“My very dear Ben-Gurion,
My life’s work has been to serve you.
I believe with complete faith that the Jewish people would not have achieved independence, nor would it have reached its position in the world without your amazing character.”
So ends our story.
And so began the farewell letter written by Nehemiah Argov, David Ben-Gurion’s military secretary, to the man he admired. The letter is dated November 2, 1957, but several days would go by before Ben-Gurion would read the letter addressed to him.
Let’s rewind a bit. Our story begins four days earlier, on October 29, 1957. On that day, Moshe Dweck, suffering from a mental illness, tossed a hand grenade from the stands into the plenum of the Knesset, Israel’s parliament, which was then at Frumin House on King George Street in Jerusalem. Four ministers were injured in the incident, as well as Prime Minister David Ben-Gurion who was hit by shrapnel and rushed to Hadassah Hospital in Jerusalem.
Although Ben-Gurion was only slightly wounded, his loyal military secretary Nehemiah Argov was very worried by the “Old Man’s” condition, and for several days did not leave the Prime Minister’s bedside. And so he wrote in a letter to a friend:
“The ‘Old Man’ will remain in the hospital for a few more days, with injuries to his leg and hand. The shrapnel from his leg will only be removed tomorrow. He is in good condition, and there are no concerns. However, it is hard to see this lion lying in bed . . . this lion’s place is not in a hospital bed!”
Four days after the grenade attack on the Knesset, on Saturday, November 2, Argov was driving from Tel Aviv to Jerusalem to visit the “Old Man,” when he was distracted for an instant, losing control of the wheel and hitting a cyclist named David Kadosh. He placed the injured man in his car and sped to the hospital. Doctors initially feared that Kadosh would not survive the accident.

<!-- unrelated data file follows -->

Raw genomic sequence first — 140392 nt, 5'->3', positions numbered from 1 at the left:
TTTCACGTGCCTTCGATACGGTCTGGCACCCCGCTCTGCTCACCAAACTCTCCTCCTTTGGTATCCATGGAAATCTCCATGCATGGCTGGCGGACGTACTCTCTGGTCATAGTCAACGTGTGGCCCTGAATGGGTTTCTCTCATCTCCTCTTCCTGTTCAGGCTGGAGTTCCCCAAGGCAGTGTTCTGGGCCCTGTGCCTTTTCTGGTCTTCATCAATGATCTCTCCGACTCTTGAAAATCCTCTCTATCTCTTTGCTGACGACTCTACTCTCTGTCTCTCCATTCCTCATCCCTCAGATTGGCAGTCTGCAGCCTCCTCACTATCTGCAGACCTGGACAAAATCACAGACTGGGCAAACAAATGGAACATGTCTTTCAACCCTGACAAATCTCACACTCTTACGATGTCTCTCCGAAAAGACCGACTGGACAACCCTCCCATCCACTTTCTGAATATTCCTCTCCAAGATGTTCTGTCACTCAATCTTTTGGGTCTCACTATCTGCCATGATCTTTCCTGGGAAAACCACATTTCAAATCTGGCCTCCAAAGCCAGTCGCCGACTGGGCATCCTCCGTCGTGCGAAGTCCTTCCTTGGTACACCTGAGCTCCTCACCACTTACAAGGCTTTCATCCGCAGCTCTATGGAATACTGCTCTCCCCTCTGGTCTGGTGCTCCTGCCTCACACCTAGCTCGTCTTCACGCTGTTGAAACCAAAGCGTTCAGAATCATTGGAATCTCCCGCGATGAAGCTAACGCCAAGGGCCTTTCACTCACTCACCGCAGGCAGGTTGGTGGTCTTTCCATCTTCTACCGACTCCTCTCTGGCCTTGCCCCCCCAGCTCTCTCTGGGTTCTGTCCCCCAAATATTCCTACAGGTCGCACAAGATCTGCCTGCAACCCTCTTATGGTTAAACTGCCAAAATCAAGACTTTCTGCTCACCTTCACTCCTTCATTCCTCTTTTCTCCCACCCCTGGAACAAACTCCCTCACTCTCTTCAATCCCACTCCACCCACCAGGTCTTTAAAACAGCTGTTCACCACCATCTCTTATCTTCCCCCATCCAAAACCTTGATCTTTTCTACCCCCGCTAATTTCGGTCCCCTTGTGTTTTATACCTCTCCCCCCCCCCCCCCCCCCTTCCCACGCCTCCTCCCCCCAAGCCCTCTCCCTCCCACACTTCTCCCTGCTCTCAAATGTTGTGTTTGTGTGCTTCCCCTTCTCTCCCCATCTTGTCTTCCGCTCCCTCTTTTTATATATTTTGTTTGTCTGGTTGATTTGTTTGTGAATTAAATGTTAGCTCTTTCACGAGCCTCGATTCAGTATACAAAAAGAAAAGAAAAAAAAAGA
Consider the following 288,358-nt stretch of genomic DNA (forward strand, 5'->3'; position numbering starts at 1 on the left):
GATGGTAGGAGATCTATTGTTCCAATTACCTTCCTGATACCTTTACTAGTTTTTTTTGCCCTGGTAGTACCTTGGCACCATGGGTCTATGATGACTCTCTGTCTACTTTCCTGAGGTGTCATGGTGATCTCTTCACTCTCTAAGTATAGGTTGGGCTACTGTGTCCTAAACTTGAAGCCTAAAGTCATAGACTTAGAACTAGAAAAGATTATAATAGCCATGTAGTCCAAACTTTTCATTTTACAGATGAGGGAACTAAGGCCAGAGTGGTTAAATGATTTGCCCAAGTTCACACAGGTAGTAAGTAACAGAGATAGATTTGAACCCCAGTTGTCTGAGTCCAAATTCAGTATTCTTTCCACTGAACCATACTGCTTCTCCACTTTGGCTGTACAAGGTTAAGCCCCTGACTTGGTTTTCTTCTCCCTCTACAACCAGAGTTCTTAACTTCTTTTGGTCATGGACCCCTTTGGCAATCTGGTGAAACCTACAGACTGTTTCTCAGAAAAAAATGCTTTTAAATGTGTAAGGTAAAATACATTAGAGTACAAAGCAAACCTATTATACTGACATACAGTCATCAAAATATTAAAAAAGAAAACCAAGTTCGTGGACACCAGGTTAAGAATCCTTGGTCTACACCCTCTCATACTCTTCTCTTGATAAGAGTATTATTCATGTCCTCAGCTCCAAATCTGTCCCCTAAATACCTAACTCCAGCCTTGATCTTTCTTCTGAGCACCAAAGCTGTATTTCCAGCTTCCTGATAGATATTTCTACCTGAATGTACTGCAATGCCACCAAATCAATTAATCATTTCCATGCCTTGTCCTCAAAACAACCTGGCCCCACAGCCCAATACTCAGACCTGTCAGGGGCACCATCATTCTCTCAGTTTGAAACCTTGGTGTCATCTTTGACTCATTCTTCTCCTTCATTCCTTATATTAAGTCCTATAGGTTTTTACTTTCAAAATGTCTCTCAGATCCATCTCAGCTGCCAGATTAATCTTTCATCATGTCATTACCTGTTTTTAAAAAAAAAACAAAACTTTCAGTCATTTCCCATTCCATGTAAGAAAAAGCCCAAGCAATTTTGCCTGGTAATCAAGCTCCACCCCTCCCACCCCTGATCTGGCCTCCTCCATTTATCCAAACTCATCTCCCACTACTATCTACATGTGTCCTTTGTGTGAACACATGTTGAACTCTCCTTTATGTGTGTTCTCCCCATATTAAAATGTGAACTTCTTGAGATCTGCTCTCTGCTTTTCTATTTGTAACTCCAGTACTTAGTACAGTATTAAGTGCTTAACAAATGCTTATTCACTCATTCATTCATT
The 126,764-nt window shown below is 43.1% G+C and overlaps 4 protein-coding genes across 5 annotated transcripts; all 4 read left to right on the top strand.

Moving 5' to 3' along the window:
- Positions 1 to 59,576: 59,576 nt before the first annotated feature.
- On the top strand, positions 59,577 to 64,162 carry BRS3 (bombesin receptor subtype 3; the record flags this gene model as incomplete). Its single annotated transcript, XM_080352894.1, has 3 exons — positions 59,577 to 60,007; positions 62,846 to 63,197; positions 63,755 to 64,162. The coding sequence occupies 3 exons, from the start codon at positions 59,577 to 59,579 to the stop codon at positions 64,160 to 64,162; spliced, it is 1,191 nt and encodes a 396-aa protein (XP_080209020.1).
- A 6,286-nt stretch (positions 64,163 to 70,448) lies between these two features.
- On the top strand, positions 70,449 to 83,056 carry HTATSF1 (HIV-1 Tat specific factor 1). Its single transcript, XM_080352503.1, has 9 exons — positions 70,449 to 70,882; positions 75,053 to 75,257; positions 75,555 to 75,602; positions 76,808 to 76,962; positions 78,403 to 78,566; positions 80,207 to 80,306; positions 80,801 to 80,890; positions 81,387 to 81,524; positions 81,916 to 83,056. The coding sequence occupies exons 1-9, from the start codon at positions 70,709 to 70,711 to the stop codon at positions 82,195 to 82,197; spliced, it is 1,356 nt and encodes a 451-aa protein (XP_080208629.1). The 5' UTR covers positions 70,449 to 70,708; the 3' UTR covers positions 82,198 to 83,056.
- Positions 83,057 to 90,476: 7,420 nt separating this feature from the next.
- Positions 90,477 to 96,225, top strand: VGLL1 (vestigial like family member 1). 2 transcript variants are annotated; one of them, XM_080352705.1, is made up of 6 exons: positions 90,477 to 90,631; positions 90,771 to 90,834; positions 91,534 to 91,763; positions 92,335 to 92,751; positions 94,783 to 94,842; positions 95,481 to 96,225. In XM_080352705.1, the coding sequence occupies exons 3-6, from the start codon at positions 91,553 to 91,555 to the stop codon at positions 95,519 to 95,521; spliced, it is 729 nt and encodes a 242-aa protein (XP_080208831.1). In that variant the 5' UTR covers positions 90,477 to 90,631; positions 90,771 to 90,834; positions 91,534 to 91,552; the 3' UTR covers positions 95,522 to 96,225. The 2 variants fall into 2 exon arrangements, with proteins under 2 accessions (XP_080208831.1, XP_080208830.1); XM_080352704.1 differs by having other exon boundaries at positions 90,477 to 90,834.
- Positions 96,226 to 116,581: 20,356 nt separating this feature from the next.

Argov was broken by the event and felt that he could not live with his actions. Believing that it was his fault that a life had been taken, he chose to end his own with a gunshot to his temple. He left two letters behind. One letter to his friends and family, and one letter to David Ben-Gurion.
In the letter to his friends he wrote:
“Today, the car I was driving from Tel Aviv to Jerusalem hit the cyclist David Kadosh. I am afraid that he won’t make it. David Kadosh has a wife and four children. I cannot forgive myself for the injury I have caused to this family. Even if David Kadosh does survive, who knows if he will be able to continue to care for his sacred family?”
In the letter he asked to leave his money to the victim of the accident and at the end he wrote:
“I imagine I have some friends who will be sorry for what I am going to do. I beg them not to be angry with me for doing what I did. I am not worthy of being mourned.”
In his farewell to Ben-Gurion, he wrote:
“I was happy during the ten years that I had the privilege of serving you. I don’t know by whose right I had the privilege to serve you.”
He signed the letter “Your loving admirer, Nehemiah.”
But Ben-Gurion did not read the letter on November 2. Nor the next day either.
The doctors at Hadassah feared that the news of Argov’s death would worsen Ben-Gurion’s condition, as the Prime Minister was still recovering from the events of the grenade incident.
In an unprecedented move, the daily Israeli newspapers did something that had never been done before: they printed several special issues of their respective papers without the report of Argov’s death. The censored copies were brought to Hadassah hospital, and David Ben-Gurion, who would read the newspapers every day, remained in the dark about the tragedy.
We tried our best to locate the special issues at the National Library of Israel and in the archives of the daily newspapers, but unfortunately no copies were preserved.
Ben-Gurion was given the difficult news the next day. As expected, he was shocked and heartbroken. Two weeks later, on the speaker’s podium in the Knesset, he said:
“The thing that set Nehemiah apart is that he had one exceptional quality, and that is devotion and loyalty. Nehemiah was a man of the highest dedication . . . Nehemiah was endowed with a precious and rare gift from God—the great gift of love. This was a flame that burned in Nehemiah continuously and by which he was consumed, with love and agony.
Please permit me to stand here alone, in silence, for a short moment in his memory.”
The cyclist David Kadosh, the victim of the accident, eventually made a complete recovery. With the weight of Argov’s suicide on his shoulders, he also sent a letter to David Ben-Gurion, written from his hospital bed:
“Forgive me and accept my condolences for the great tragedy that has taken your great aide from you, the noble, honest and gentle soul, the late Nehemiah Argov.”
David Ben-Gurion: A Biography – by Michael Bar-Zohar
Nehemiah Argov (Hebrew)